Airbags have gained such a reputation as an important device for vehicular safety that they aren’t considered optional devices anymore. Everybody wants them in their vehicles as an added measure of safety against accidents on the road.
However, not all airbags are built alike. In fact, some may actually be downright dangerous to your health.
The National Highway Traffic Safety Administration (NHTSA) says that gas-filled airbags, commonly called “first-generation” models, were overwhelmingly more likely to save someone in a car accident than kill someone — but unnecessary deaths still happened. The force of the airbag’s combustion, among other things, could be lethal.
Safety reforms and innovations with airbags started with a flash of news stories about the potential dangers of airbags in the 1990s. Manufacturers responded by redesigning airbags to use less force. They also developed systems of sensors that change the way that an airbag deploys, depending on who is in the front seat of a vehicle.
The most advanced airbags have now been modified to deploy even if an accident is relatively mild in order to protect drivers and front-seat passengers who have neglected to buckle up.
Unfortunately, if you drive an older model car — especially any built before the early 2000s — you’re probably driving around with an airbag that’s far less safe than you think it is. It may even have the possibility of being lethal all on its own to children or people of small stature. The closer you have your seat pulled toward the wheel or dashboard (a necessity for short drivers), the more likely you could be killed by your own airbag.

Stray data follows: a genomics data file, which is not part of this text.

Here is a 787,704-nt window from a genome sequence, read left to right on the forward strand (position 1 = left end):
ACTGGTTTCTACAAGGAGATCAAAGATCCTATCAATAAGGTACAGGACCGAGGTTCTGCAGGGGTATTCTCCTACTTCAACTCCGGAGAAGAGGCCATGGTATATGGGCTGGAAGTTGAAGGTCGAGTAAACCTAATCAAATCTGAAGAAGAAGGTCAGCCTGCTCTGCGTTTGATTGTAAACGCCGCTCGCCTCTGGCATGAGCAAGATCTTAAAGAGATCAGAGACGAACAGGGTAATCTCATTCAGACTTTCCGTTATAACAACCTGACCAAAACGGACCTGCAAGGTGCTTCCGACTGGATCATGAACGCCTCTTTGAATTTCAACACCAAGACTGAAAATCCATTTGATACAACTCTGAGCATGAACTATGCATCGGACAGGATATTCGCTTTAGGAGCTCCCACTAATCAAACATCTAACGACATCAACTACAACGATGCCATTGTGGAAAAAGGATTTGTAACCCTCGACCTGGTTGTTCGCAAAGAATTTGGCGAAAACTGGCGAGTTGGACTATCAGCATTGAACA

Since the NHTSA has never recalled older model cars for mandatory refitting, consumers are pretty much on their own when it comes to deciding how to handle the issue. Having the airbags replaced is an option if you want to keep the car. If you can afford it, however, it might be time to splurge on a newer, safer vehicle altogether. The expense of a new car is far less costly than a fatal car accident. Consult with a South Carolina car accident attorney to find out more.
Source: cheatsheet.com, “The Hidden Dangers of Older Airbags,” Micah Wright, accessed Feb. 23, 2018